This time let’s make something super easy and super effective – because that’s what we all like the most, right? A wrap cardigan, which you can wear in dozens of variations.
I’m sure you’ve seen it before on the internet or somewhere else – a beautiful lady wrapping around herself a piece of garment, making some fabulous looks one after another. Some time ago Donna Karan has released this type of garment calling it COZY. The whole idea has been around the internet for a while now but I don’t really know who’s actually standing behind it. Anyways today I’ll show you how to sew something like this yourself :)
The idea of making this tutorial was given by Aga B., one of my boldest course participants. And by saying the boldest I mean that Aga is a willful constructional-sewing experimentalist ( sometimes even disobedient). Such creative people go really far in the fashion world. And Aga has already signed up for the September edition of designing course :) It’ll be fun!
But going back to our garment – I’m making this tutorial according to a small video series, which I’m recording for Dzień Dobry TVN (morning show in polish tv TVN) – they’ll consist of 3 DIY instructions. I’ll be showing there super easy things that all of you can make- some spring/summer handicraft inspirations :) I really hope that you’ll like it. And I can’t deny that I’m being pretty nervous about it since I’ve got no clue how a wider audience would respond to something like that. But this is the thing I’ll be worrying about after the broadcast. And you, my readers, are the first ones to see this tutorial :) So let’s get it started! This is what we’re going to sew today:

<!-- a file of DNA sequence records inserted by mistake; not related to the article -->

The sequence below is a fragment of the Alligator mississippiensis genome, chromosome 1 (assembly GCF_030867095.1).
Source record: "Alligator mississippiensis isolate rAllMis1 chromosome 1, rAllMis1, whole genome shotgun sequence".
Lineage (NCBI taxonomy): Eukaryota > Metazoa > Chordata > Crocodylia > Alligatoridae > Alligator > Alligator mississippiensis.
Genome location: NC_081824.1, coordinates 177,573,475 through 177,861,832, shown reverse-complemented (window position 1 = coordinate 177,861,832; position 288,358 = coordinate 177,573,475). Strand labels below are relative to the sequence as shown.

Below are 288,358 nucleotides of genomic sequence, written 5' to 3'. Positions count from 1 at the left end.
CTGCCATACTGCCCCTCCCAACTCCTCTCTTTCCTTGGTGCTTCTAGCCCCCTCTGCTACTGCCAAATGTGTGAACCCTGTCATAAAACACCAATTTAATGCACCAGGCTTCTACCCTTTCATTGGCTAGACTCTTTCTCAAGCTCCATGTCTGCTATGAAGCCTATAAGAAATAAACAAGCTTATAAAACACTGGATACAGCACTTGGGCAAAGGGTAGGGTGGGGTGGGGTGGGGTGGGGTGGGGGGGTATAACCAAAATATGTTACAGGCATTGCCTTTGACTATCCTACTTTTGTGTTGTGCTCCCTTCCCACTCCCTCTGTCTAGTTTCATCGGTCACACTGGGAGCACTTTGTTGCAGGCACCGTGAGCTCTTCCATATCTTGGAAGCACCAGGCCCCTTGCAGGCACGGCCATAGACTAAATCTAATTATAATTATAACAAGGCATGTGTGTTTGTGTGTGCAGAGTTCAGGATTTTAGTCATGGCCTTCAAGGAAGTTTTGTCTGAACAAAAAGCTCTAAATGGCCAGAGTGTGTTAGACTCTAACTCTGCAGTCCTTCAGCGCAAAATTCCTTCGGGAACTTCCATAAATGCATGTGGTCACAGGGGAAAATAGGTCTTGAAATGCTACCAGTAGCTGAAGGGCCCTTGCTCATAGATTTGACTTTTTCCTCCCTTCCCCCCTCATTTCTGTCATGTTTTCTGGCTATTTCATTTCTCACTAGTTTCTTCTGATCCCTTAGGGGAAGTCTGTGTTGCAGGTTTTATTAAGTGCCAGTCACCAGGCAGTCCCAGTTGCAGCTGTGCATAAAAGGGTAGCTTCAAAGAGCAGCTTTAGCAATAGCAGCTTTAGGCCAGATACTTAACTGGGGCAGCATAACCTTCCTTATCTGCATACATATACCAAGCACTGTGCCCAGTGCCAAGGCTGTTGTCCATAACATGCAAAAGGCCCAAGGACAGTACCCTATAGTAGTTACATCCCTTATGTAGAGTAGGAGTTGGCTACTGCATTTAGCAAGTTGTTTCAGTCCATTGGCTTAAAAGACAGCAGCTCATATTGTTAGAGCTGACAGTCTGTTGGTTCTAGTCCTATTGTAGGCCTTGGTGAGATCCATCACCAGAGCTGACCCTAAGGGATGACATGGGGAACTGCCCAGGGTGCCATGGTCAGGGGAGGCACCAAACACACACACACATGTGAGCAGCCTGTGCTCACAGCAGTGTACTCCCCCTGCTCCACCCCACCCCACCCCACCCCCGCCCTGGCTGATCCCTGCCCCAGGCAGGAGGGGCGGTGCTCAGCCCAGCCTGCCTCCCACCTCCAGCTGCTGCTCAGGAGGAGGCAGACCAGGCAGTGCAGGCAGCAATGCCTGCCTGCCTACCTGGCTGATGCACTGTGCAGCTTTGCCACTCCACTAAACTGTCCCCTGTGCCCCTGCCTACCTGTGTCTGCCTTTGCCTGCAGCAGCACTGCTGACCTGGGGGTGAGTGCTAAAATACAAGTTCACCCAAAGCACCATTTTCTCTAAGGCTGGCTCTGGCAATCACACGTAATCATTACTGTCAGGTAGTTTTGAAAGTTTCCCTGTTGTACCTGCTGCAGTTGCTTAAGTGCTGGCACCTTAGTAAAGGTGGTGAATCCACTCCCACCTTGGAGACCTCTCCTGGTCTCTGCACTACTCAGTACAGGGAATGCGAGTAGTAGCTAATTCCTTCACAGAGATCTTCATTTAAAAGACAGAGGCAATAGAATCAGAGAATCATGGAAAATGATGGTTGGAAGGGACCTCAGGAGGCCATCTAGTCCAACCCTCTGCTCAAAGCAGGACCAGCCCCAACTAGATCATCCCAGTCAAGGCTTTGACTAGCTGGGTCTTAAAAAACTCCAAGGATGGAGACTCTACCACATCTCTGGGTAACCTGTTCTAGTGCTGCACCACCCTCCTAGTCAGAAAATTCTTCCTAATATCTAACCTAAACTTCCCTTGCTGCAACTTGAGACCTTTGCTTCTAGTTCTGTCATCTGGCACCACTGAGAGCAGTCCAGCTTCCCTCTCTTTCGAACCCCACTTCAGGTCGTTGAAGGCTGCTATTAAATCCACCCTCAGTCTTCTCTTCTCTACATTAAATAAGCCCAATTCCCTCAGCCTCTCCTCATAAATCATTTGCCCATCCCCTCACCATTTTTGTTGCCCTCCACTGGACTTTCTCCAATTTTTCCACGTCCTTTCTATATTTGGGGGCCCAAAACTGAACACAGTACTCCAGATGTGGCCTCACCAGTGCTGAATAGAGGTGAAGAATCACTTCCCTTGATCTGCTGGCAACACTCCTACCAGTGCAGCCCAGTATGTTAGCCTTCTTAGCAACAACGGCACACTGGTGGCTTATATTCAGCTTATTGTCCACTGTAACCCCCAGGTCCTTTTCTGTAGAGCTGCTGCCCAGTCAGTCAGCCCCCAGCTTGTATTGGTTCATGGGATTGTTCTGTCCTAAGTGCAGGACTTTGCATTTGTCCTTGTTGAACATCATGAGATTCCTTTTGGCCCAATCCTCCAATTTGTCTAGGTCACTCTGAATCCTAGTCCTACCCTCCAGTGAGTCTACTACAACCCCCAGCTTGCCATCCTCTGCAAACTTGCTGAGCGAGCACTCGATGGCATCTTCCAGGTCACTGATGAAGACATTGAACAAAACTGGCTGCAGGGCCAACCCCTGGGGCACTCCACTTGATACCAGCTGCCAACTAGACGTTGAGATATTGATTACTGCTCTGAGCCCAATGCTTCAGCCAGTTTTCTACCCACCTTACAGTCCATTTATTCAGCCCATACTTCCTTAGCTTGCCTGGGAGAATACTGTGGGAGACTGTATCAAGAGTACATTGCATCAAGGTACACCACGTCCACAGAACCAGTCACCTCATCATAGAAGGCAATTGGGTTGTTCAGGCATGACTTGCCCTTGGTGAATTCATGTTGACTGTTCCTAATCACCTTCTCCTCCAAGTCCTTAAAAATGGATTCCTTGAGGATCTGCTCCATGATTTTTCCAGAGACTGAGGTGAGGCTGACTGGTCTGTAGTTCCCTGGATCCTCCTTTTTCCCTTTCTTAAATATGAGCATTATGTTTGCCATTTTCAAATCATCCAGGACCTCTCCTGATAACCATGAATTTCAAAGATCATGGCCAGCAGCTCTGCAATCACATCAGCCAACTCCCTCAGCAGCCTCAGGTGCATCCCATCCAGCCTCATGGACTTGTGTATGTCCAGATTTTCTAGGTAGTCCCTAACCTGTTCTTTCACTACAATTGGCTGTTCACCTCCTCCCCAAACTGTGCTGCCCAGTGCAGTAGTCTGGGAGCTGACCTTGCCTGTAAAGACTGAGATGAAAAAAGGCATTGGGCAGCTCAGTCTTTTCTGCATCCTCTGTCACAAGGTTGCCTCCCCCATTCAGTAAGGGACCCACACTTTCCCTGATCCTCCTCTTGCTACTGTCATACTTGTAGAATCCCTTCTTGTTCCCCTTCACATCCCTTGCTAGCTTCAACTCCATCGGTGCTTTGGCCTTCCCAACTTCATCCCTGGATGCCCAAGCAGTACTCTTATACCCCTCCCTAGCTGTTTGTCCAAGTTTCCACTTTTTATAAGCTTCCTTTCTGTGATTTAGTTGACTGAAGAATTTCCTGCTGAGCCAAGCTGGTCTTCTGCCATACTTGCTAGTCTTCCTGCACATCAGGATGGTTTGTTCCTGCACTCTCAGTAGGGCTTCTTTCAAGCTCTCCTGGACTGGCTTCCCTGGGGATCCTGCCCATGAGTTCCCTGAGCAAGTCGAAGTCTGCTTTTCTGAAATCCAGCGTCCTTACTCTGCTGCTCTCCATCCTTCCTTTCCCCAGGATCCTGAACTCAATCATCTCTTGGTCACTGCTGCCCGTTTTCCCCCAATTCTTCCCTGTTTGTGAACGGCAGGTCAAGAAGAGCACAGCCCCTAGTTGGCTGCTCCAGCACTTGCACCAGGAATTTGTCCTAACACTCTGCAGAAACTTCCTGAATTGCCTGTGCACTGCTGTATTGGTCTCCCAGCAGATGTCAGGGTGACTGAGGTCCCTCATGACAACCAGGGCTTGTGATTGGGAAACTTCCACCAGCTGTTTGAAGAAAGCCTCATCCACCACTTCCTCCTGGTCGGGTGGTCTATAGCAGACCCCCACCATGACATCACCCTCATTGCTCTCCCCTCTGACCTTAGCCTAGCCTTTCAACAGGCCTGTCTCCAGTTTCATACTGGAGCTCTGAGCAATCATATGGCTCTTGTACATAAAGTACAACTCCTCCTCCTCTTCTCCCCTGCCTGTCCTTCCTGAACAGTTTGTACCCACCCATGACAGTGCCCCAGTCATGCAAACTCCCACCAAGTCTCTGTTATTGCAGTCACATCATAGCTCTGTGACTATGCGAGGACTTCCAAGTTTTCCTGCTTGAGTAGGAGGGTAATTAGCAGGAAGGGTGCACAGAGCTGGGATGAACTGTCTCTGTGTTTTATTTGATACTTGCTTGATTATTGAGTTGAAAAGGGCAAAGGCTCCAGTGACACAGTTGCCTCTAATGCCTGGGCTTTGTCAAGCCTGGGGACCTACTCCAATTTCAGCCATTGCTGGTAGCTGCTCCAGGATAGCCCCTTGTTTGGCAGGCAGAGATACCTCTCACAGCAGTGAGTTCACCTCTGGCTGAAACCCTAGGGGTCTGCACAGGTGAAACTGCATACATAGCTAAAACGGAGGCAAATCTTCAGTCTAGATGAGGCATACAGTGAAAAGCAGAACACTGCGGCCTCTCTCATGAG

My muse- Justyna, has gone to Asia but fortunately Monika has taken up a challenge of replacing her in the role of my model . Monia is currently finishing her second-degree sewing course. And since she’s a fashion designer by profession and wants to develop her skills in this area , we’re going to start a cooperation soon. First we want to give it a try but I hope we’ll both enjoy it and stay in the design studio for good. Monika will soon make a tutorial about zipers for you guys. Enough of talking, let’s do it!
The cardigan’s pattern:
The cardigan’s shape is a rectangle with sewed on sleeves. The whole secret is about sewing them in the right place, and at an right angle. First you’re going to make a pattern for an opening, which you’ll cut in a rectangle- here’s where you’ll sew on the sleeves later.
1. Copy a pattern from you T-shirt, here’s an instruction of how to do it LINK. The sleeves’ openings should be in a right distance from each other, so that the back body part can fit in between them:
2. In order to cut the arm openings symmetrically, you’ll be working with a half of the pattern – outdraw a half of the top part of T-shirt’s back, and thicken the armhole’s line- black line in the picture.
3. Now draw an armhole’s mirror image, so that you’ll receive a teardrop curve – black lines.
4. To make sewing on easier, widen the teardrop curve a little in its upper part and also in its bottom, drawing an ellipse curve ( blue contour). It’s important not to change the back armhole’s shape ! The ellipse curve should be of 7-8 cm in its widest part. When it comes to its height: 15-17 cm would be absolutely enough, unless you’ve got a big bicep ;)
5. The dark grey ellipse curve is a pattern for an arm opening, where you’ll sew the sleeve on. Cut it out of paper along with a piece of T-shirt’s shape – in this way you’ll see in what distance from the edge of fabric it should be placed.
6. Prepare a rectangle of fabric of dimensions:
When you’ll put the ellipse curve in the right place on the fabric, pin both of the knitwear’s layers around the ellipse. Outline this shape with a tailor’s chalk.